- Provide the donor with a good faith estimate of the fair market value of the goods and services that the donor received. The charity must furnish the statement in connection with either the solicitation or the receipt of the quid pro quo contribution. If the disclosure statement is furnished in connection with a particular solicitation, it is not necessary for the organization to provide another statement when it actually receives the contribution.
There are situations where no disclosure statement is required. They are:
- The goods and services given to the donor have insubstantial value as described in Revenue Procedures 90-12 and 92-49. This will usually not be the case in an auction environment.
- The item purchased has only an intangible religious benefit to the donor. Again, this is not a likely situation for an auction item.
Another area of awareness is that of sales taxes. These are state-administered taxes on the sale of goods and services. This can be at the retail or wholesale level, or both. There are local jurisdictions that may add additional layers of complexity onto a state system. Because there are so many jurisdictions, and the rules vary widely, sales tax compliance is beyond the scope of this article. Understand that your auction may generate a sales tax liability. It is incumbent on you to understand the rules of your city and state regarding sales tax collection. You don’t want to be surprised after the fact.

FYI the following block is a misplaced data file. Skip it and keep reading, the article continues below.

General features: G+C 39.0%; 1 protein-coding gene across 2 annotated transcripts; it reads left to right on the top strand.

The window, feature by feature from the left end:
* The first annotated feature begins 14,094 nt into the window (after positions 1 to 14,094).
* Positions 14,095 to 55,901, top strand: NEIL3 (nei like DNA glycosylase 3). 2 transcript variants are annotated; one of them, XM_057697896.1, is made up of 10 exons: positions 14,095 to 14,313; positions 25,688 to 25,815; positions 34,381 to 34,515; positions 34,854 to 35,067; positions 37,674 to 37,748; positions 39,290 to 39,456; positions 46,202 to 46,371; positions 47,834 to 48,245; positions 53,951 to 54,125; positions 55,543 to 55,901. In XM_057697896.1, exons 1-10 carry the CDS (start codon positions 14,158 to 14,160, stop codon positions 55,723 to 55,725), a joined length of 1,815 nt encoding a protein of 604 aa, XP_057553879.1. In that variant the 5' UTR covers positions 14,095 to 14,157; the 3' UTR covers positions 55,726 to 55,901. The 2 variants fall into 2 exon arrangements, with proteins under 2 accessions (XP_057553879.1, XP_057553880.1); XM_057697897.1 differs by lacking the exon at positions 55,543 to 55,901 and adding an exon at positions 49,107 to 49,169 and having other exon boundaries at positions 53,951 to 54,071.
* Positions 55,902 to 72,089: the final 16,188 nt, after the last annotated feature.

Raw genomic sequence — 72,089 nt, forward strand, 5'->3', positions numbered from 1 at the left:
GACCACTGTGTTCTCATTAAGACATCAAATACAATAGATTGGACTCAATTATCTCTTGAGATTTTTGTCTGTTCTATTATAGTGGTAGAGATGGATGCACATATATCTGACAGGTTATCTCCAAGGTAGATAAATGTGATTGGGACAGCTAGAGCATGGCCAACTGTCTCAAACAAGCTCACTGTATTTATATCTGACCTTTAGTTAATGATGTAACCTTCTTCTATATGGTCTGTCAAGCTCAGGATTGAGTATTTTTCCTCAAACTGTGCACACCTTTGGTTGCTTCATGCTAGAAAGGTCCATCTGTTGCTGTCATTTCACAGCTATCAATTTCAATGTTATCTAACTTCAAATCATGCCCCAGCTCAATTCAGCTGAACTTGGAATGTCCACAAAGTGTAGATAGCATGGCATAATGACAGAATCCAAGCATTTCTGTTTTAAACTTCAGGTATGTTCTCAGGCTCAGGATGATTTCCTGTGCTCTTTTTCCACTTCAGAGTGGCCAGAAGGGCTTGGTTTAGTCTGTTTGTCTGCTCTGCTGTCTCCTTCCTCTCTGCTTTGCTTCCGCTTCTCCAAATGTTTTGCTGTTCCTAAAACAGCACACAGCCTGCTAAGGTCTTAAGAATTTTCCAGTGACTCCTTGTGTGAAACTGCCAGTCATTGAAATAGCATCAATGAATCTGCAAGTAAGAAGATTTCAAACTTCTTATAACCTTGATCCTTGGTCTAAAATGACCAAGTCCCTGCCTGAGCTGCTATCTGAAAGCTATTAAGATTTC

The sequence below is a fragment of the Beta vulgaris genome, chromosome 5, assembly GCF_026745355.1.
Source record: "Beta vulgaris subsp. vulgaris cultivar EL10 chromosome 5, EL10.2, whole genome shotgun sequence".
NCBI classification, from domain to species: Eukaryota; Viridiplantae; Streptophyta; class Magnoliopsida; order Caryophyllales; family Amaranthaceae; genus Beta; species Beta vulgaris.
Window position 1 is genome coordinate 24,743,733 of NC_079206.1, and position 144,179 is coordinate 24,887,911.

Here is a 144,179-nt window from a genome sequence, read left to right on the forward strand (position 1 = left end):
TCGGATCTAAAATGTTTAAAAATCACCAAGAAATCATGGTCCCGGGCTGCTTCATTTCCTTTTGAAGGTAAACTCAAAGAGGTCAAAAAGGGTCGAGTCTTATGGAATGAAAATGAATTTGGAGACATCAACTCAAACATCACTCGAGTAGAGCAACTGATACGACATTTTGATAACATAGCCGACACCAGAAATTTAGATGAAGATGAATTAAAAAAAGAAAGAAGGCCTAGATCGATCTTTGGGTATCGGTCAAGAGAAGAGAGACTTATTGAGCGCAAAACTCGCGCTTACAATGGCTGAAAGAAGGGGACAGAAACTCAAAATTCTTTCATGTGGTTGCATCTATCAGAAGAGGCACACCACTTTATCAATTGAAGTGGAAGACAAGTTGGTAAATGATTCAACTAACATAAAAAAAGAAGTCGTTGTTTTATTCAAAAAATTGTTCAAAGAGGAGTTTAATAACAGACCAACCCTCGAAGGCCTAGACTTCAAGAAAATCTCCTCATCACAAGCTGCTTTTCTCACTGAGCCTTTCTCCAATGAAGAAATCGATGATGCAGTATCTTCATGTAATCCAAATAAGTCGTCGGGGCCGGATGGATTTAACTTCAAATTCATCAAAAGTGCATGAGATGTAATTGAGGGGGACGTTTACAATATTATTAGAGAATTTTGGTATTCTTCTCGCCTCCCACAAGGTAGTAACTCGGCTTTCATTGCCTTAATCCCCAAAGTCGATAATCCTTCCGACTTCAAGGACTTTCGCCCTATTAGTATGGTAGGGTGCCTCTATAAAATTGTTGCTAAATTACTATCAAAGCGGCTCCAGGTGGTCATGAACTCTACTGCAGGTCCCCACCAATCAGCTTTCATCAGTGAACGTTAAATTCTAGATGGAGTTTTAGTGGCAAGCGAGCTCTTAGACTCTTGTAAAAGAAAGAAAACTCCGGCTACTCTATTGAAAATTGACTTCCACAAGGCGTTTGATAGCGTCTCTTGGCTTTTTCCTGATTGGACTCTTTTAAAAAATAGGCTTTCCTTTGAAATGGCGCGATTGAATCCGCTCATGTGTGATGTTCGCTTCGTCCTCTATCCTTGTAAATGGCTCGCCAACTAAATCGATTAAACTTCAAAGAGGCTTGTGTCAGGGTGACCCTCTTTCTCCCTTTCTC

IRS Form 990 is the annual federal information return required of all tax-exempt organizations. For those nonprofits bringing in less than $50,000 per year in gross revenue, you may not have to report details on your auction earnings.
However, for those organizations which bring in more than $50,000, you may be required to file either Form 990-EZ or Form 990. The latter requires substantially more activity detail than the former, but both will require you to detail your auction earnings.
A charity auction is considered a fundraising event. For filers of either Form 990-EZ or Form 990, you may have to prepare Schedule G to provide detail to the IRS on each fundraising event you’ve conducted. The portion considered a donation is reported in Part VIII, line 1c. The fair market value of the item purchased is reported in Part VIII, line 8a.
While your organization may not have set-in-stone rules for how your auction will proceed, there are a few greater compliance requirements set by the local, state, and software “powers that be!”
This guide covers the main charity auction compliance requirements; but remember, your organization will likely abide by most of them, just by hosting a stellar event. Good luck!